Our S.A. coastal adventure – day 2

Day 2

We drove back to Little Desert, but this time did another track (Ponderoo Hill – I think) and Stringybark Track and then went back and did the River Track again. It was again cold, wet and drizzly and not as many animals to be seen and still very few wildflowers. A few kangaroos and emus, but not as many as the night before, even though it was still early. I can’t blame them it was not the nicest weather.

We left Little Desert and after a brief stop at Pink Lakes (We did not stop at Green Lake as it was raining heavily). Pink Lakes is an inland salt lake, it actually had lots of water – far more than we were expecting. A brief stop here, before the rain returned. We stopped at Serviceton Railway Station, a huge old Station, it was an exchange between SA and Victoria, where the railway gauges differed and people could buy tickets from Adelaide to Melbourne. But again, the rain cut our visit short. Driving through more barley and canola fields that lined the highway, we passed the South Australian/Victorian border and headed to Bordertown and a VERY interesting Bakery Cafe for lunch. It was full of pioneer history and locals items from the community, so much history and bits and pieces, I was suffering a severe case of prop envy! It is also the home town of Ex-Prime Minister Bob Hawke who died recently, as well as an interesting Pioneer Village (which was shut the day we were there and could not visit). So we continued onto Coonalpyn for some more silo art, which we had not seen before. After some photos and a coffee, we headed off to Murray Bridge.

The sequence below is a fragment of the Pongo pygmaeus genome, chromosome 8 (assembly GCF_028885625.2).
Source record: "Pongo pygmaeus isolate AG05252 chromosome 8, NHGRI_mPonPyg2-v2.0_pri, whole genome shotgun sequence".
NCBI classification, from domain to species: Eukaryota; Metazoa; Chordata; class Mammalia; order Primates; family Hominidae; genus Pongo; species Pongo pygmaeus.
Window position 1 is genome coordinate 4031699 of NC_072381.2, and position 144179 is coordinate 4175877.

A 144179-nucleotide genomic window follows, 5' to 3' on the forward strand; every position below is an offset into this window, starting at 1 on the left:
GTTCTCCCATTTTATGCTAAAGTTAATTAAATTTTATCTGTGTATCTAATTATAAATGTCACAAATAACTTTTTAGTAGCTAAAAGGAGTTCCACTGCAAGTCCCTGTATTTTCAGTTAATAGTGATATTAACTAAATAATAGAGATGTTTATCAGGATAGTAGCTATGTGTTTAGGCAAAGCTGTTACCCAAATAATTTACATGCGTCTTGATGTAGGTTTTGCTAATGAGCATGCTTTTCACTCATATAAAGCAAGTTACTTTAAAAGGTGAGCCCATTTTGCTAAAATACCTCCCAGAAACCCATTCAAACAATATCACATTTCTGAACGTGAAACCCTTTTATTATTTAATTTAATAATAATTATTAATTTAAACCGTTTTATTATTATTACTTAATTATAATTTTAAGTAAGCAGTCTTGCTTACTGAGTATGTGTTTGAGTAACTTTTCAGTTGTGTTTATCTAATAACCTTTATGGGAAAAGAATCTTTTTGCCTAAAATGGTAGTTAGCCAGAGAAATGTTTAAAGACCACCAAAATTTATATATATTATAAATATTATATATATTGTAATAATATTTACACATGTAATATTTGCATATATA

We stopped and took some images of the Bridge (both actually – there are two) and some fabulous abandoned houses in the area. We had a lot of fun exploring them, even the weather had improved and had stopped raining and was not quite so cold.

We drove on to Mount Barker – a weird town, we could not find a single Motel or caravan park? So we continued onto Strathalbyn, such a wonderful town steeped in history and so many wonderful buildings, established in 1839. We spent some time exploring the area, lots of cute miners cottages and stone buildings. There used to be small lead, zinc, gold and copper mines operated in the area in the latter part of the 19th century, but these have all been long closed. Now it is all tourism-based.